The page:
Wednesday, 24 February 2016

MWC 2016: Towards distributed personal devices

Mobile World Congress is not typically a place where innovation is overt. The industry comes here to talk shop and make deals, not to imagine a radical future. In the handset market this means taking steps to assure a place in the shrinking ranges of the big buyers, who're generally trying to slim down the range they show customers to improve the customer experience. This means not stepping too far from what customers understand right now. No innovation & no disruption. But there are exceptions.

Sony, for example showed three products that disaggregate the handset to make it more useful. They showed off a tiny earpiece that enables voice and gesture control of the smartphone that it's Bluetooth tethered to. Although still slightly nerdy-looking, it potentially removes the need to constantly pull out a phone or tap a watch.

Even more radical was the companion camera device. This moves the camera phone to a lanyard or shirt clip. Again, a modicum of AI enables the camera to decide when to take a photo (life-blog style) or it can simply be removed and used to snap selfies to our heart's content. It's similar in concept to the Microsoft Sensecam concept that never saw the light of day.
Sony also showed a projector that turns any surface into a touch screen. This piece of the disaggregation puzzle allows entertainment and more complex use cases (booking a holiday, shopping) that are beyond voice control at the moment to be executed without removing the phone from our pockets.

Away from Sony, I met with Coin, a San Francisco startup who have created an HDK and SDK that enable secure NFC payment to be built into any device for a few dollars. Coin therefore vastly extends the number of devices that can provide touch payment so that rather than being restricted to a watch or a phone, many more pieces of kit (e.g. a wearable camera) can act as a payment card.

At the moment all of this technology (except Coin) is concept-only, but I think that it hints at a near future where AI, improved power management and available HDKs for common functions will lead to further evolution of the phone format. Perhaps by MWC 2020 the phone will no longer be the killer mobile tech and we'll all be talking about AI earpieces and personal area networking. We'll see.

Monday, 15 February 2016

How much does YouTube contribute to the UK creative economy?

YouTube and the multichannel network (MCN)/ vlogger ecosystem it supports represents the largest current emerging media type. By my estimate, YouTube streams 4.2Bn hours of content a month, much of which (probably) ends up substituting for time spent with traditional media. But all of the coverage of the platform focuses on whether YouTube itself is profitable for Google, rather than the impact of a global platform on local creativity.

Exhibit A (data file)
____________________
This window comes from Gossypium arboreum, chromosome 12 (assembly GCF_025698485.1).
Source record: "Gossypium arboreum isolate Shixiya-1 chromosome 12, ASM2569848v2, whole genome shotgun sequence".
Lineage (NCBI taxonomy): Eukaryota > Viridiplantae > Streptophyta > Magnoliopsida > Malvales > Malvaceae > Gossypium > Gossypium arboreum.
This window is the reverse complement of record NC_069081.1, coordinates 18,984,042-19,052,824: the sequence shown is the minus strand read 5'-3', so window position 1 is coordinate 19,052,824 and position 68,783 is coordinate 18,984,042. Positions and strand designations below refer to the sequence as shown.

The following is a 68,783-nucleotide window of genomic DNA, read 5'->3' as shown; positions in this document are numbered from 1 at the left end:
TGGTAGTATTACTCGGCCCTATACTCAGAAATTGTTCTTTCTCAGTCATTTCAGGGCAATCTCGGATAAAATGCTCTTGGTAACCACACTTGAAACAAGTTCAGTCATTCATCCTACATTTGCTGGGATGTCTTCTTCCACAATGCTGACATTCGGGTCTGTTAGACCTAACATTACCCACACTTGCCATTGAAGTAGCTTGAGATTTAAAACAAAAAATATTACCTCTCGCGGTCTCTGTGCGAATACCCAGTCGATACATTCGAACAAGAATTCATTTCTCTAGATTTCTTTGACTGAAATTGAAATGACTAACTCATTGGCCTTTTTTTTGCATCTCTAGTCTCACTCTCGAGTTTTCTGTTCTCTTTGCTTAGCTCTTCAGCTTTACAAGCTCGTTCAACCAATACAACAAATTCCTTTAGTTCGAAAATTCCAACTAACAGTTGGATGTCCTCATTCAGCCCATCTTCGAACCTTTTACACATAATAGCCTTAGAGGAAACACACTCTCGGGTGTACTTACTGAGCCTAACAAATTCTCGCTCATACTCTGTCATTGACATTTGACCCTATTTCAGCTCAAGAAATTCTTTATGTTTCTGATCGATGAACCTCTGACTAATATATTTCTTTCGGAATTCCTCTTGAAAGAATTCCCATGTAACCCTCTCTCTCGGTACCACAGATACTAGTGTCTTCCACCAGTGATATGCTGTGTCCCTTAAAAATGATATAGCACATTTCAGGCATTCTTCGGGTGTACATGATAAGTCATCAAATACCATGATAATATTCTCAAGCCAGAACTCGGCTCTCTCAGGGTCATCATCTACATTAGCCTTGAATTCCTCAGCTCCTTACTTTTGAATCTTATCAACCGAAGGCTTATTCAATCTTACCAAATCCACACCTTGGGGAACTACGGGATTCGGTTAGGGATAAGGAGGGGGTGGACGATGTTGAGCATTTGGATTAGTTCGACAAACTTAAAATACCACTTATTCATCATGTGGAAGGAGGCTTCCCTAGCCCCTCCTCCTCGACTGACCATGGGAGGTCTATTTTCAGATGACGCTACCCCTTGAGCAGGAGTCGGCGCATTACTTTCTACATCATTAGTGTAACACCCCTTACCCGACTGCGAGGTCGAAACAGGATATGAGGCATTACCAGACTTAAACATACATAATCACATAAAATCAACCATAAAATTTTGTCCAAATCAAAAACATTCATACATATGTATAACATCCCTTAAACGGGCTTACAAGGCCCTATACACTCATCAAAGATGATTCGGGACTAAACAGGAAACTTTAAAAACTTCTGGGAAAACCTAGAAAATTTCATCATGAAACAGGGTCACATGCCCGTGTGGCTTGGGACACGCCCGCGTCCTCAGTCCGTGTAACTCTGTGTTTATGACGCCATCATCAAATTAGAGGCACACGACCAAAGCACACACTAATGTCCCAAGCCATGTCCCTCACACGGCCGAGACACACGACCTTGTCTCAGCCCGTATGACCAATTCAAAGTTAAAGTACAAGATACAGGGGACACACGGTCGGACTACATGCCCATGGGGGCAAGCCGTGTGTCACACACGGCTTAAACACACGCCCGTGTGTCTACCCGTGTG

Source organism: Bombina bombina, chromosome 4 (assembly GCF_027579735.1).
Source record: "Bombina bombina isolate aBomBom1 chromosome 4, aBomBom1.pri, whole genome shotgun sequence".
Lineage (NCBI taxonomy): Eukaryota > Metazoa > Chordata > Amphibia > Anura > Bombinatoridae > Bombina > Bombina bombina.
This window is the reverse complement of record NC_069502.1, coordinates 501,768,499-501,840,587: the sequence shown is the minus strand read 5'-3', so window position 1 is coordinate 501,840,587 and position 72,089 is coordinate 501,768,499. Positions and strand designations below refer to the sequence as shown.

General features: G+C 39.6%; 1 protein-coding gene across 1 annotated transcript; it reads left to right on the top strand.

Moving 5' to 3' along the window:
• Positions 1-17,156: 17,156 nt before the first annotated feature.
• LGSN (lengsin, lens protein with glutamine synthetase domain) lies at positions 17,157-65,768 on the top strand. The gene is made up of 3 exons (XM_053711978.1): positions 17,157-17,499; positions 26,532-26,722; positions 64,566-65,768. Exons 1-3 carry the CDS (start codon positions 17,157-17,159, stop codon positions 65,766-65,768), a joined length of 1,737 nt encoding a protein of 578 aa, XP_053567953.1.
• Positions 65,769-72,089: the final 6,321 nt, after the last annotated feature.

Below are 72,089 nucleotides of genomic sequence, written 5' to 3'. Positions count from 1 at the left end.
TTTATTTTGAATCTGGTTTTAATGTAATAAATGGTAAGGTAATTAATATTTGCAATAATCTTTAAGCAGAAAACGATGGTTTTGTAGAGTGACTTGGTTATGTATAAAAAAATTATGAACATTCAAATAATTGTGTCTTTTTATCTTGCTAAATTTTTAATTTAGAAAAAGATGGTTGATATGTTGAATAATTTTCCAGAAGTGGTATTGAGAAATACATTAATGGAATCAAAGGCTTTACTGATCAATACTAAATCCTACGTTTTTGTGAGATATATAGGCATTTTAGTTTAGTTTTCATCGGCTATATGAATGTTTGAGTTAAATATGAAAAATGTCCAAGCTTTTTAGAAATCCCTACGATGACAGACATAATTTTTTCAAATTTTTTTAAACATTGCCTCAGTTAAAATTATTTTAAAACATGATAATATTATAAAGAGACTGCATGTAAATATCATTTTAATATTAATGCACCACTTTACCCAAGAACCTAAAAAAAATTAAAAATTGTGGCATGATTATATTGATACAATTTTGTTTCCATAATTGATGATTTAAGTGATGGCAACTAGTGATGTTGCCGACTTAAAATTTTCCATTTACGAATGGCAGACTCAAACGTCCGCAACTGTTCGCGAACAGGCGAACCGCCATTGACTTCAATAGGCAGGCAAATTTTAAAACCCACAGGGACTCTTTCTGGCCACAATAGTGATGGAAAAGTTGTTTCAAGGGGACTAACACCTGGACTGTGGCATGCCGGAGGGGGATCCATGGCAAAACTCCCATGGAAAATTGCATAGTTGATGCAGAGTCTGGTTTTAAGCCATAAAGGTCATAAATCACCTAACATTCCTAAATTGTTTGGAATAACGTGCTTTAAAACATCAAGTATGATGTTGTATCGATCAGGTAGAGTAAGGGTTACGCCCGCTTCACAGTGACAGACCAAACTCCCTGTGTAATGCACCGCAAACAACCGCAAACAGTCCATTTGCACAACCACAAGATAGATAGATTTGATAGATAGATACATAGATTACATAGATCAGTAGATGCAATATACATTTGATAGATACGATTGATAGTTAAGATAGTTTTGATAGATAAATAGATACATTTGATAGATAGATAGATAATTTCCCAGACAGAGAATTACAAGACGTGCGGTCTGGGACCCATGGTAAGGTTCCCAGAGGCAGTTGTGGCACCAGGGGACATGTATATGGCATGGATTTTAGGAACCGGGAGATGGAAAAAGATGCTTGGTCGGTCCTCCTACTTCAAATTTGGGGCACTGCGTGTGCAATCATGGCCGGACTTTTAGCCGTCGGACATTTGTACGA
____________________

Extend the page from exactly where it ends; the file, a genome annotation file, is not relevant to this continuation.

Just as was my intent with the report we published on TV last year, which highlighted the impact of accelerating sports rights spending on the creative economy, I'm now looking at the effect of a global platform that exchanges local viewing, flowing directly to local creatives, for consumption of global channels, which goes into international pockets.

Numbers on YouTube are really very hard to obtain as the platform is not independently reported on by Alphabet, Google, or anyone else. Even estimates of its top line revenues vary wildly, being as low as $5Bn and as high as $9Bn for 2015. Starting with a Credit Suisse number that seems sensible, I've tried to show how money flows through to UK creators.

This is a simple analysis that assumes two types of creatives monetising the platform, both through MCNs. The larger group are music artists, via the Vevo and Warner Music networks. The smaller are the independent vloggers, disproportionately represented in the UK thanks to the presence of millionaire megastars PewDiePie and Zoella. This latter group is solely dependent on YouTube for sponsorship and other ancillary revenues from books and other content, for which I've made a directional estimate based on the going rate for a placement, versus the amount of revenue made from advertising.

My current thinking (as shown in the schematic) is that YouTube takes about $600Mn from UK advertisers and gives back about $180Mn, much of the latter coming from non-UK advertisers (it's a global platform). This actually compares very favourably to the contribution of ad-funded TV in the UK, which brings in about £2.7Bn and returns about £600Mn to the creative sector... but of course even despite the significant difference in creative ROI, the reality is that thousands of people make a living wage from the UK TV industry, versus a handful on YouTube, which supports only a few thousand creators globally.

Anyhow, this is far from a complete analysis and I'm going to continue to work it up, ahead of a report we're hoping to release in the late spring.